Nature Conservancy of Canada to protect Blooming Point habitat
NCC raising funds to purchase one of last unconserved properties in area
The Nature Conservancy of Canada (NCC) is working to protect a 128-acre (52 hectare) property containing dunes, a large salt marsh and coastal forest behind popular Blooming Point beach.
The privately owned property is one of the last remaining areas at Blooming Point that hasn’t already been conserved.
NCC has reached an agreement with the owner and is actively fundraising to purchase the property for conservation.
“We are thrilled to have the opportunity to conserve this natural gem at the western end of Blooming Point’s well-loved beach,” says Julie Vasseur, PEI program director for the Nature Conservancy of Canada. “The Nature Conservancy of Canada needs to raise $35,000 this winter to purchase and protect this property. We are asking Islanders to keep this incredible local conservation project in mind for their year-end charitable giving.”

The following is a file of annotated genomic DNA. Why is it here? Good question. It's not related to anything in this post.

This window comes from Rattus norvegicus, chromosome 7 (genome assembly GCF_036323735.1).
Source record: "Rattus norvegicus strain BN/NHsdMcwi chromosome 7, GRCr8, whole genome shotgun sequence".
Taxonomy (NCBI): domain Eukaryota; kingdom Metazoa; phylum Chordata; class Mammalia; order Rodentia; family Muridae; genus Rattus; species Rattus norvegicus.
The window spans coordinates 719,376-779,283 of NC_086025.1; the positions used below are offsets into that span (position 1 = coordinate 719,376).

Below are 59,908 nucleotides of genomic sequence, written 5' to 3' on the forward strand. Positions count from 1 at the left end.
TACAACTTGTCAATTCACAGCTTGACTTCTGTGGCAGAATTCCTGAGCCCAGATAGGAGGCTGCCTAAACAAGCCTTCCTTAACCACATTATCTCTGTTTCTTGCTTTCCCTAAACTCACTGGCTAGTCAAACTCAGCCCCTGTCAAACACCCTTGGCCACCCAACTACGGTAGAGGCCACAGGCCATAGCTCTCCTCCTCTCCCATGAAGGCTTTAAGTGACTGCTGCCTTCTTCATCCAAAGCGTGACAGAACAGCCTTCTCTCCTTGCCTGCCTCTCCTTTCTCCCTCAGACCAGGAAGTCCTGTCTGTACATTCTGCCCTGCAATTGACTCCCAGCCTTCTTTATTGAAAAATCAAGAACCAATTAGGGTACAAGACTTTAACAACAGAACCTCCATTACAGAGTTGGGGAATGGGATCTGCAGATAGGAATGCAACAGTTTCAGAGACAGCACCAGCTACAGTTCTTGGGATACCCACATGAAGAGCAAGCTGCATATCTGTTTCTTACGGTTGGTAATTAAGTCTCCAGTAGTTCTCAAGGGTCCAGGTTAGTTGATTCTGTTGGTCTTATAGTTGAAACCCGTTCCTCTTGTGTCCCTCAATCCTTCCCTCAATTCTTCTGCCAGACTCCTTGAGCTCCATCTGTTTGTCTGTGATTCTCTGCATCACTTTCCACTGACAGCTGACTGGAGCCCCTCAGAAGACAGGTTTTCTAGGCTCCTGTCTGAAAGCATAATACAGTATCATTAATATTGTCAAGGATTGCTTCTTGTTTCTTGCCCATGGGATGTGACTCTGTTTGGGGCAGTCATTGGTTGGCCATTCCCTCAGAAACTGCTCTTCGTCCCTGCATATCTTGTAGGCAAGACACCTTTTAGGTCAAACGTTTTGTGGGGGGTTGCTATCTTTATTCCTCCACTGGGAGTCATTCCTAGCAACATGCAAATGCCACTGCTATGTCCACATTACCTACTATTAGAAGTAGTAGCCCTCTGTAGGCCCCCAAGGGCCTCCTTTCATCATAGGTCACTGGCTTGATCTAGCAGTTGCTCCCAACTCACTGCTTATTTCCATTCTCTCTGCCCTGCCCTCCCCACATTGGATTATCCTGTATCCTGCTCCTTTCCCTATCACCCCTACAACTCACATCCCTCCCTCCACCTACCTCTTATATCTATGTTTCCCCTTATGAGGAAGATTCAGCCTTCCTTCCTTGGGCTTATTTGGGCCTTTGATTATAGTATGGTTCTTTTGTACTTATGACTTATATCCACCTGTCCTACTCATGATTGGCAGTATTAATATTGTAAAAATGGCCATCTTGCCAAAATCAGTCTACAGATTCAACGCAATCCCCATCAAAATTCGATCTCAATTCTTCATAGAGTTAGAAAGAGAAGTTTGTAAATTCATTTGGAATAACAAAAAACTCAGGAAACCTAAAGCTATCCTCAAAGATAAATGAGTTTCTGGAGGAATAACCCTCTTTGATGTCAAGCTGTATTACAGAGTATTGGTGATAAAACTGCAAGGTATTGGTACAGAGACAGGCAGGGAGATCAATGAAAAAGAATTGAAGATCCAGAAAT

Blooming Point is the community that borders the national park; however, its beach and wetland habitat were not included in the park system when it was established decades ago.
The Blooming Point property is an important site for NCC to conserve because its dunes, wetlands and coastal forest provide a buffer for the beach, as well as habitat for many species of birds. Once conserved, the property will be protected as wildlife habitat.
The Nature Conservancy of Canada’s first project in PEI was at Blooming Point. Since the 1980s, NCC has contributed to the protection of more than 300 acres (121 hectares) in the Blooming Point area.
The Nature Conservancy of Canada (NCC) is the nation's leading not-for-profit, private land conservation organization, working to protect our most important natural areas and the species they sustain. Since 1962, NCC and its partners have helped to protect 2.8 million acres (more than 1.1 million hectares), coast to coast. The Nature Conservancy of Canada has conserved 29,500 hectares (73,000 acres) in the Atlantic provinces. To learn more, visit natureconservancy.ca.
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